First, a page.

6 June 2002
Throughout history, women have been portrayed as the weaker sex. As a result of these unfair social assumptions, women have been working hard to dissociate themselves from this stereotype and become more independent with their lives. Many prominent writers have addressed this matter in their stories. John Steinbeck's "The Chrysanthemums" is one of those famous stories that deal with the feminist issue. The story describes Elisa Allen's frustration with her marriage, her sense of isolation from the world and her hidden desires to express herself as a woman, to explore her sexuality and live a more passionate life.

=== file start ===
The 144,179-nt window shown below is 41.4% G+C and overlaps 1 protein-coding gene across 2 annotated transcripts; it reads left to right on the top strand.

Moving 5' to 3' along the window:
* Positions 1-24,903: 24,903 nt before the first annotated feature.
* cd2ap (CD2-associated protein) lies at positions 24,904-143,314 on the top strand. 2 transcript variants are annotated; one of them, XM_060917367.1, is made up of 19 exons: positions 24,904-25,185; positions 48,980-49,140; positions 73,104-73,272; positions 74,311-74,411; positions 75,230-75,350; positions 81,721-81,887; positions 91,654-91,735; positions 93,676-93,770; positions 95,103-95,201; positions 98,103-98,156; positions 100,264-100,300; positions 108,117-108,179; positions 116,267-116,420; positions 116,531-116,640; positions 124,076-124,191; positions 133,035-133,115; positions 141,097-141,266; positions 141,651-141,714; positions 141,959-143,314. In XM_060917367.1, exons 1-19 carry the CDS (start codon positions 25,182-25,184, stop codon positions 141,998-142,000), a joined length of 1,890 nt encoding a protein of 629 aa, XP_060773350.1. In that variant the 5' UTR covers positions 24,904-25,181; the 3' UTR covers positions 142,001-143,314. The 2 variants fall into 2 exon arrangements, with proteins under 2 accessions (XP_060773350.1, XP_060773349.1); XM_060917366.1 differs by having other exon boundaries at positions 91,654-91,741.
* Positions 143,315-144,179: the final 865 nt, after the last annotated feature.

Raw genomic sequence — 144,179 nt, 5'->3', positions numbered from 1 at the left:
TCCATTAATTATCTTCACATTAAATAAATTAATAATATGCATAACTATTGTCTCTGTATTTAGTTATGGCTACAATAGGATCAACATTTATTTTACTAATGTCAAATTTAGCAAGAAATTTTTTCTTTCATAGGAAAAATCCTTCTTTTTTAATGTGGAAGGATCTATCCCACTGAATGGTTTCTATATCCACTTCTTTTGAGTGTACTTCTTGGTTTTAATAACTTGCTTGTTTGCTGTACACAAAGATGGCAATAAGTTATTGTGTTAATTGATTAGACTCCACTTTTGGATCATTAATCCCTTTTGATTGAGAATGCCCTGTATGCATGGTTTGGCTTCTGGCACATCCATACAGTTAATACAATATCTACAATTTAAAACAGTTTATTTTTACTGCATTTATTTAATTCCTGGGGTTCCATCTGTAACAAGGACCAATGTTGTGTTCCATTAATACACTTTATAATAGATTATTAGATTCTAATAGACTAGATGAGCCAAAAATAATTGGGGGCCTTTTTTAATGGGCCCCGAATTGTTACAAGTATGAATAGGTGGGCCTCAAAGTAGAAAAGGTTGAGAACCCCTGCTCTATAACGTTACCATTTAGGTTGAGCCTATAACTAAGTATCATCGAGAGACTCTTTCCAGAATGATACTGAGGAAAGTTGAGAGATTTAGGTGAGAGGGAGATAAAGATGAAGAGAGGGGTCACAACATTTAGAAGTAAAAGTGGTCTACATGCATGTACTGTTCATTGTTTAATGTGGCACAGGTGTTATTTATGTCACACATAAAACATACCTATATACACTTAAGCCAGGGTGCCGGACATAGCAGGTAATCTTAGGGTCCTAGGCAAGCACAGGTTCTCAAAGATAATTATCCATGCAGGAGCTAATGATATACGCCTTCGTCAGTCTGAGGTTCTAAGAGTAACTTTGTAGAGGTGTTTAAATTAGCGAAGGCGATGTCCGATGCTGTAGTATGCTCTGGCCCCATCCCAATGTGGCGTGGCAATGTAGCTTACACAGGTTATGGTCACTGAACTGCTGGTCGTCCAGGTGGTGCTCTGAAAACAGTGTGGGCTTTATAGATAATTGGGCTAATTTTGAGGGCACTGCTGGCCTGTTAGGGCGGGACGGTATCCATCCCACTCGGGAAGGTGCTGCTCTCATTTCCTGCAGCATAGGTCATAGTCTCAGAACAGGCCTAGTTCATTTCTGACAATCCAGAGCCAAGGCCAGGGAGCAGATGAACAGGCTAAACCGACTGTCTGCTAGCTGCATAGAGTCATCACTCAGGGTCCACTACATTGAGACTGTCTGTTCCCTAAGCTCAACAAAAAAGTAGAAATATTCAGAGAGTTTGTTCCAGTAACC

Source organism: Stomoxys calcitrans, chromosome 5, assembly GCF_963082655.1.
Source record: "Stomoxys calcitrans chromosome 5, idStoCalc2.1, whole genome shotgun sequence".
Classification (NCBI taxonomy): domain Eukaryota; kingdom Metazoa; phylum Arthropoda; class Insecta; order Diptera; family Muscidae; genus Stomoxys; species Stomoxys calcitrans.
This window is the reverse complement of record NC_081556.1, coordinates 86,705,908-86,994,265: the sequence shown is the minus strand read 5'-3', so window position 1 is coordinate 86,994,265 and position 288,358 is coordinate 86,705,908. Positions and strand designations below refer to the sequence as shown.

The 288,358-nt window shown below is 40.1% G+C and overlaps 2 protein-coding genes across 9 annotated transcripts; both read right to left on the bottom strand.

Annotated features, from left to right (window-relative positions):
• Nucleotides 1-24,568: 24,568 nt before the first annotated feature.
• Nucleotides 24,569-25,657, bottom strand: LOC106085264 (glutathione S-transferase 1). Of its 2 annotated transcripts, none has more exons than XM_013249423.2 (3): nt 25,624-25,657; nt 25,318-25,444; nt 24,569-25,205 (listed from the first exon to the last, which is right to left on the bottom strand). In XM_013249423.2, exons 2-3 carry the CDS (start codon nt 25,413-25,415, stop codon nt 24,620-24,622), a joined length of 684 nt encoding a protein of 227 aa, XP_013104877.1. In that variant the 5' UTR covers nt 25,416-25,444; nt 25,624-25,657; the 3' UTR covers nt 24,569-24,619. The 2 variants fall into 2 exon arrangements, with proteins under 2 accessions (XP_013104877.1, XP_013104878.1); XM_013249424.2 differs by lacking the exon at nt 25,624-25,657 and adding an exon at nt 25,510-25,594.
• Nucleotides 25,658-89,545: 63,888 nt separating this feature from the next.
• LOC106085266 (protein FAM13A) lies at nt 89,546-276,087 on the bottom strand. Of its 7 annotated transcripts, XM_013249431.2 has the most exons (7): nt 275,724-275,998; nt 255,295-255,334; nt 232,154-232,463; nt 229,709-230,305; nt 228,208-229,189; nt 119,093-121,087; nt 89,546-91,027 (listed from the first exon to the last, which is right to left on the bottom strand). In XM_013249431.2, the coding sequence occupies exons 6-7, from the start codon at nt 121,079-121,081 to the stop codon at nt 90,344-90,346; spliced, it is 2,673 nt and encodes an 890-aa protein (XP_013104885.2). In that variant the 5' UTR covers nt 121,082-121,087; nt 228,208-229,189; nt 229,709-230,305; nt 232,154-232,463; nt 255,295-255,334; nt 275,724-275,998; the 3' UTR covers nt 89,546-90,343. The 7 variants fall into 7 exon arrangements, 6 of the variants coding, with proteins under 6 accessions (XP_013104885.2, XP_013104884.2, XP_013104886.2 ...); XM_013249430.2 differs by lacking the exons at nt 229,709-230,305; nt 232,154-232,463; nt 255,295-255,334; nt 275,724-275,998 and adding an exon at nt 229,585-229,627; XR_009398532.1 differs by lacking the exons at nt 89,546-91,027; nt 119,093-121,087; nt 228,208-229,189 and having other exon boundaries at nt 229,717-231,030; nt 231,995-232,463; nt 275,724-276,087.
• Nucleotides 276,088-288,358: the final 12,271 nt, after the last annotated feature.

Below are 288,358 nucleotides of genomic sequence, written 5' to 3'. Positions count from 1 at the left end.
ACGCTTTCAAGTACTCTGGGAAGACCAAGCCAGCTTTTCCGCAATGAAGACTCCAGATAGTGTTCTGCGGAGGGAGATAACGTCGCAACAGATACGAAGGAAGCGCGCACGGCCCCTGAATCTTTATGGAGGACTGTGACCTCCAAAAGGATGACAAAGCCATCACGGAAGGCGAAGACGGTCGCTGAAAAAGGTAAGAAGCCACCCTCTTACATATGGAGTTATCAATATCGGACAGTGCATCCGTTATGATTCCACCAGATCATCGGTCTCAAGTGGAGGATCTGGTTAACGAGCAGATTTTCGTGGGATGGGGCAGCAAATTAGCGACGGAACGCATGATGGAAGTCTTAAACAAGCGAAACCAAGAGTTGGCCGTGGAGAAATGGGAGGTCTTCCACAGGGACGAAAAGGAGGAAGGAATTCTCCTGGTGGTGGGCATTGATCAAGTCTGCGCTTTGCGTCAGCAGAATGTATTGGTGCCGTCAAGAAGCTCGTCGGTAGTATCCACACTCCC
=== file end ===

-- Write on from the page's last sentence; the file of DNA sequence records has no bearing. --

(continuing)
The setting plays a significant role in the story. It reinforces Elisa's feelings of isolation from the world. The tale is set in the beautiful valley of Salinas, California, but with all its beauty, this location takes on the role of some sort of prison in which one could feel trapped.
"The high grey-flannel fog of winter closed off the Salinas Valley from the sky and from all the rest of the world. On every side it sat like a lid on the mountains and made of the great valley a closed pot" (378). We can appreciate how this atmosphere could have a negative effect on a person. Another part of the setting that plays an equally important roll is the fence that surrounds Elisa's garden from her husband and the rest of the world. "[Henry] leaned over the wire fence that protected her flower garden from cattle and dogs and chickens" (379). These animals represent Henry's world while the garden represents hers. Henry always approaches the fence calmly and carefully never wanting to disrupt his wife's universe. On the other hand, when the tinker makes a visit, he...